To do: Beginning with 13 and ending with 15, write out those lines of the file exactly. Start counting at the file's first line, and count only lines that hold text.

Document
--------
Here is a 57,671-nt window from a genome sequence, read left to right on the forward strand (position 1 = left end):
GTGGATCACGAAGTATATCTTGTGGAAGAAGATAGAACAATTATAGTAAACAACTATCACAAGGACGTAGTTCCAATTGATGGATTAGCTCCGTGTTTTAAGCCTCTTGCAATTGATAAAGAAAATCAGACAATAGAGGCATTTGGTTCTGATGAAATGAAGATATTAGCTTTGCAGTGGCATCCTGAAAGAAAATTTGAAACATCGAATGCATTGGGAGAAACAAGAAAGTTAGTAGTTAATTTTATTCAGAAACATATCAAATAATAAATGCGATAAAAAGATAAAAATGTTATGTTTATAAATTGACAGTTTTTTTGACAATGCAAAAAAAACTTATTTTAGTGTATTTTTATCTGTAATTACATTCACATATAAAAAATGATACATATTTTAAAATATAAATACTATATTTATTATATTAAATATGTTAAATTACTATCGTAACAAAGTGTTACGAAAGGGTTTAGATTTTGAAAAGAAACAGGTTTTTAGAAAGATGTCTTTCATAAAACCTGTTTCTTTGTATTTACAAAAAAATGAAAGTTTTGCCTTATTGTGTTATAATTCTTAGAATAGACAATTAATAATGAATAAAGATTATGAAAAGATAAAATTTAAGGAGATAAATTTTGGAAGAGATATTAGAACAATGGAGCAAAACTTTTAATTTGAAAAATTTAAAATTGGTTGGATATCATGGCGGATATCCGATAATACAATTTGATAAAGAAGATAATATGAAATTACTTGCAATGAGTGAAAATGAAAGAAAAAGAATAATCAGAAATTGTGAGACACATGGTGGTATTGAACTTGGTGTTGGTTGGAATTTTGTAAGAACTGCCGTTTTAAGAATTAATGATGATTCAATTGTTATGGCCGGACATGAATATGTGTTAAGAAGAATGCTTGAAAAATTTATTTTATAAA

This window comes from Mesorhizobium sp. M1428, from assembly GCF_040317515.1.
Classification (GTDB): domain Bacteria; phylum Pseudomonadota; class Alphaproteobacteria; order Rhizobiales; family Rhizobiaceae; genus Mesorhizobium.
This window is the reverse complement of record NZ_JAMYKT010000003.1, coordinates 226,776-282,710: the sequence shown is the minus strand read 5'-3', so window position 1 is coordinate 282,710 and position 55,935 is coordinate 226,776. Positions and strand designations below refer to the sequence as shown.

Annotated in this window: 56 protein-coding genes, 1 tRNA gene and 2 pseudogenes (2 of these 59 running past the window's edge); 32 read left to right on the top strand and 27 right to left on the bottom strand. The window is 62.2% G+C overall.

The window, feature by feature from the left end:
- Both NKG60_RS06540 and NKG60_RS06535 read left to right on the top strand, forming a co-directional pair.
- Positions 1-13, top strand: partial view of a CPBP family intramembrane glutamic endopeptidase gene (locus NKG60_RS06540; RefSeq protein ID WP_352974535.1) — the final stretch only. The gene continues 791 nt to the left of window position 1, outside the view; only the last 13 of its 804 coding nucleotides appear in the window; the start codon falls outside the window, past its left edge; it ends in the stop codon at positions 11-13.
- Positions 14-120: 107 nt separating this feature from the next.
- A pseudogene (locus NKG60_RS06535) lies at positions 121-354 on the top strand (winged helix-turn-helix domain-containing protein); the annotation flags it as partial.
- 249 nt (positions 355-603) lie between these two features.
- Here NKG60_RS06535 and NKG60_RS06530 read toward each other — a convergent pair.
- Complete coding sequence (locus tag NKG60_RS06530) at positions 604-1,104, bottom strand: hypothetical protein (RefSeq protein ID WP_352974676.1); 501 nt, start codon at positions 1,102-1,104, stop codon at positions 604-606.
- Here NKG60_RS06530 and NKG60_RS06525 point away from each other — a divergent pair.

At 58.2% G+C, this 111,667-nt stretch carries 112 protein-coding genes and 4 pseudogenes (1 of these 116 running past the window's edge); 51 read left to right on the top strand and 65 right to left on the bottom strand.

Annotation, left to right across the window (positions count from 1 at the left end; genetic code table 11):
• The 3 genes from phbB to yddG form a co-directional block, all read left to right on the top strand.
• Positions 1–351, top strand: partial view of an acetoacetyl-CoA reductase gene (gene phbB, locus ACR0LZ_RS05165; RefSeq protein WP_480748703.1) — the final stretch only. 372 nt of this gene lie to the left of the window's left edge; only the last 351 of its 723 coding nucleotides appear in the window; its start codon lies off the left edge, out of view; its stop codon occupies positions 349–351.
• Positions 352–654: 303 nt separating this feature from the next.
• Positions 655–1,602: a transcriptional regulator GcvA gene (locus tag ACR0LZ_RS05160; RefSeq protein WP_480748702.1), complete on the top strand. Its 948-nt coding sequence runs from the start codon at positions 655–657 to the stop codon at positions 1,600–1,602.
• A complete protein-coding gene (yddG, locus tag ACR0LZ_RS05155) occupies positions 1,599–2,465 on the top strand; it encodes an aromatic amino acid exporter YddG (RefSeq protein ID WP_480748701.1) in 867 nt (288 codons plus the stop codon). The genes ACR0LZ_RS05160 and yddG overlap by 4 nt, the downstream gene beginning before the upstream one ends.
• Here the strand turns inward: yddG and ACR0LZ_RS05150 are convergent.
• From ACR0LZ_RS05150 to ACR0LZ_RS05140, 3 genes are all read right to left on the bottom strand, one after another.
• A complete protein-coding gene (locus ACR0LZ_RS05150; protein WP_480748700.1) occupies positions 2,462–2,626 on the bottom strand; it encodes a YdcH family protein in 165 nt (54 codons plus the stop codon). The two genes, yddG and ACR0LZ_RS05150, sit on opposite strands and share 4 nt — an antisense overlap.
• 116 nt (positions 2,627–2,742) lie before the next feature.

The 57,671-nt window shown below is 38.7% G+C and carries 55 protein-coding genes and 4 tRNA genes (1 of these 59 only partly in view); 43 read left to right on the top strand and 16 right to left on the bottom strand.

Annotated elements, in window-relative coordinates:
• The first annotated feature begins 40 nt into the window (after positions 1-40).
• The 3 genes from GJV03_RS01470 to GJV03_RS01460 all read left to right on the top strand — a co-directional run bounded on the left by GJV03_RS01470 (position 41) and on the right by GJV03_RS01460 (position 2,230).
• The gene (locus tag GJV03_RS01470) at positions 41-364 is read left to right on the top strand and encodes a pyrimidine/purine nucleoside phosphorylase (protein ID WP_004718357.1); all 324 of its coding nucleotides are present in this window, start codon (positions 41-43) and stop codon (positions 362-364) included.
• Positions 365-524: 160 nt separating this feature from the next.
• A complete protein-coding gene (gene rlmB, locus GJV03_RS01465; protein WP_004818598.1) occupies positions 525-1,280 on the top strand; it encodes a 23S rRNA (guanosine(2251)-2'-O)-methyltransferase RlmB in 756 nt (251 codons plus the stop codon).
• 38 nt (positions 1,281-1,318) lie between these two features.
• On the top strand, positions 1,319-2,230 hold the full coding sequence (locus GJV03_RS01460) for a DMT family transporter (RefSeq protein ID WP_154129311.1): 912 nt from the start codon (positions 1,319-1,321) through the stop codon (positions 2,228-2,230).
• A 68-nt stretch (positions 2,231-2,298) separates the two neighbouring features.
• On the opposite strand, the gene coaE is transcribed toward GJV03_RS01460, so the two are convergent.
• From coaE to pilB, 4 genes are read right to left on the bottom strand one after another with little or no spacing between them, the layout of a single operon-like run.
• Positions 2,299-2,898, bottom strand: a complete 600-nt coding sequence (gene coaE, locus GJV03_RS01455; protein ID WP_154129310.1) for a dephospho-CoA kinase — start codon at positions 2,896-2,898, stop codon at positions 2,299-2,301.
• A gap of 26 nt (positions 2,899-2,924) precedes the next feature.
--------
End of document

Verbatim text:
- Here NKG60_RS06535 and NKG60_RS06530 read toward each other — a convergent pair.
- Complete coding sequence (locus tag NKG60_RS06530) at positions 604-1,104, bottom strand: hypothetical protein (RefSeq protein ID WP_352974676.1); 501 nt, start codon at positions 1,102-1,104, stop codon at positions 604-606.
- Here NKG60_RS06530 and NKG60_RS06525 point away from each other — a divergent pair.